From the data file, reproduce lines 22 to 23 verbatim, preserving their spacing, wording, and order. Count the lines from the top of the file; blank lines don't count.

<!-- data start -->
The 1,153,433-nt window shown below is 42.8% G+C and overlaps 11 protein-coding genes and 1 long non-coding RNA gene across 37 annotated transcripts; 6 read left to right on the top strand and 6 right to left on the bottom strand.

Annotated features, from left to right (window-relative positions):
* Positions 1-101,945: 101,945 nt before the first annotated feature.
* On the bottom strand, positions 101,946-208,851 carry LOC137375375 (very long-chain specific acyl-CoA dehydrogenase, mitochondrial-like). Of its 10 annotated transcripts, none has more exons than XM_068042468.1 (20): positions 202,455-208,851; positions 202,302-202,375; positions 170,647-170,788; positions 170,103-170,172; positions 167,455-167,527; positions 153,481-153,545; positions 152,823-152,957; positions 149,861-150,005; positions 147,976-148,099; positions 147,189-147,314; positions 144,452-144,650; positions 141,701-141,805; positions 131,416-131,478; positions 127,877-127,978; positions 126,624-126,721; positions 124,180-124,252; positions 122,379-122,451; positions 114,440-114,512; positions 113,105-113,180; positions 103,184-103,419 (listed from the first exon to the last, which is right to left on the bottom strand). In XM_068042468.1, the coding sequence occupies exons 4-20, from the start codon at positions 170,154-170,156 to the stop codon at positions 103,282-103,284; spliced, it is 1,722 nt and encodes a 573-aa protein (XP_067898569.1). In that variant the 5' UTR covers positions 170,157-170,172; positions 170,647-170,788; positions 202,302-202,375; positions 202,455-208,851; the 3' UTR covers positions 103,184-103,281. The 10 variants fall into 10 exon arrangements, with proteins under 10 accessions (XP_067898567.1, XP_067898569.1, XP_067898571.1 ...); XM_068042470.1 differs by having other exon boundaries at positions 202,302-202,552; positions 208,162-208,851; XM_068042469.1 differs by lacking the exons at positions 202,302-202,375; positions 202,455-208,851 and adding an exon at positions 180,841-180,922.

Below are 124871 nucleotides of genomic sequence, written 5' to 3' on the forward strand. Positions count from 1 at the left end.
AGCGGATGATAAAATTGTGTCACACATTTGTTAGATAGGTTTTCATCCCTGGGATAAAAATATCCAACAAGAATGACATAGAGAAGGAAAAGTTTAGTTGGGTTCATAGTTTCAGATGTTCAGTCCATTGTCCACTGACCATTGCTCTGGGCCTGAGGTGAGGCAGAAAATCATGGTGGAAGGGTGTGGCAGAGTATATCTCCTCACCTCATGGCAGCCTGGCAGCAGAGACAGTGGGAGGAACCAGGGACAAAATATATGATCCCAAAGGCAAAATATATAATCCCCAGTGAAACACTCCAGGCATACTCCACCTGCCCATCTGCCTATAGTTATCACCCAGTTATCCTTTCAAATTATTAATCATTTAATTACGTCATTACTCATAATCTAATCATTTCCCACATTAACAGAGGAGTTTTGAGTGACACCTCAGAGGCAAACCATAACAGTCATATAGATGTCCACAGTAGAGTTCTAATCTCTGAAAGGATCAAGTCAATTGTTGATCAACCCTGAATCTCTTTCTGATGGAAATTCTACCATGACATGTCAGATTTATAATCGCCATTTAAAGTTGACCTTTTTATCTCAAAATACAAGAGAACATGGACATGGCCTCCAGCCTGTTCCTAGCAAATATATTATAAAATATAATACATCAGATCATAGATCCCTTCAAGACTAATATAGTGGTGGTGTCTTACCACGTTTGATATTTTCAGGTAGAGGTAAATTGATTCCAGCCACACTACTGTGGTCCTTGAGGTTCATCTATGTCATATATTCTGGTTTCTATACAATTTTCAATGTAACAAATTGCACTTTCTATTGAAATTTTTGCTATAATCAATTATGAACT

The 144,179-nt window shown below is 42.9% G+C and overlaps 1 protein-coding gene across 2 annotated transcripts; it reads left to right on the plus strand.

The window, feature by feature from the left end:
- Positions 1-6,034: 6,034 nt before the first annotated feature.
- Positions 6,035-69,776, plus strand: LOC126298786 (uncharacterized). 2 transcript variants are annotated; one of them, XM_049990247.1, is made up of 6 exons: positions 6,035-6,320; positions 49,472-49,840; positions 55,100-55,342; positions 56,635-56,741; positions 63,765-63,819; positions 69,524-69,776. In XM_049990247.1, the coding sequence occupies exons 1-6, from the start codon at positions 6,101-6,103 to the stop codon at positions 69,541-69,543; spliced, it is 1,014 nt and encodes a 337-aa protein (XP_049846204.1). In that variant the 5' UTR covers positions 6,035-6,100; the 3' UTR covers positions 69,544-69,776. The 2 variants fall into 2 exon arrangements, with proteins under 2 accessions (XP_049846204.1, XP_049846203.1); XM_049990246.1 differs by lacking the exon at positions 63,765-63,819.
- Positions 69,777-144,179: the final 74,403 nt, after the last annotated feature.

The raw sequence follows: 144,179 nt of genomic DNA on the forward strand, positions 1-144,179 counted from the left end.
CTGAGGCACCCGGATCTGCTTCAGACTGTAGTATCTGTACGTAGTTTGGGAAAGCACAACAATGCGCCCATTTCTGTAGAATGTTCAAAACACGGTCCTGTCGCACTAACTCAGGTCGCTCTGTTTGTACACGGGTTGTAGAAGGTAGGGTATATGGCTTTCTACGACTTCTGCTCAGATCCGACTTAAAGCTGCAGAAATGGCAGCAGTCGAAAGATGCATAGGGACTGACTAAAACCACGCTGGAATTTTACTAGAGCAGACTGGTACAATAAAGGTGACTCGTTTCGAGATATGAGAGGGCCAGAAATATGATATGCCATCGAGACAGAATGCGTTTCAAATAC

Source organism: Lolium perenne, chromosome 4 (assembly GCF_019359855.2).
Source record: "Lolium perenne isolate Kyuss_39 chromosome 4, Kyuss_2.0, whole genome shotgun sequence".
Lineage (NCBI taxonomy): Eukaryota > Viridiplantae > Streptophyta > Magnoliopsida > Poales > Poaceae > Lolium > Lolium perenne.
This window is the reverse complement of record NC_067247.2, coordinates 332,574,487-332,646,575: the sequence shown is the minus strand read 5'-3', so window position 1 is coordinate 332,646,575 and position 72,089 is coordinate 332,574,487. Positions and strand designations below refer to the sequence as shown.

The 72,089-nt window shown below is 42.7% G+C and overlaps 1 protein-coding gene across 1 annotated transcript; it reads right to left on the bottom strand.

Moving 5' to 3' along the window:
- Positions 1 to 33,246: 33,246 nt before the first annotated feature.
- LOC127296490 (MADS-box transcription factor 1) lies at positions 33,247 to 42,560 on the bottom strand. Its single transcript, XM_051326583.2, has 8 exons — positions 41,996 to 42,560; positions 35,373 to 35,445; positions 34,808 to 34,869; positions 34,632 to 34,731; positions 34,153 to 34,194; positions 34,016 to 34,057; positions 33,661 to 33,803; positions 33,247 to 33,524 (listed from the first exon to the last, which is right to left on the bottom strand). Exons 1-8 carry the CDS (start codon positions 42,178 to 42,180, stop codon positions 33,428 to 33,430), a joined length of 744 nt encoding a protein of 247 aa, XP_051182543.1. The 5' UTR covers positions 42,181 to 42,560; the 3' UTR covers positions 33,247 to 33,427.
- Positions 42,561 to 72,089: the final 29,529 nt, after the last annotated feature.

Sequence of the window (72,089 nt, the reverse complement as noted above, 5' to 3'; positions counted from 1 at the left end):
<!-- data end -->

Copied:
- Positions 42,561 to 72,089: the final 29,529 nt, after the last annotated feature.

Sequence of the window (72,089 nt, the reverse complement as noted above, 5' to 3'; positions counted from 1 at the left end):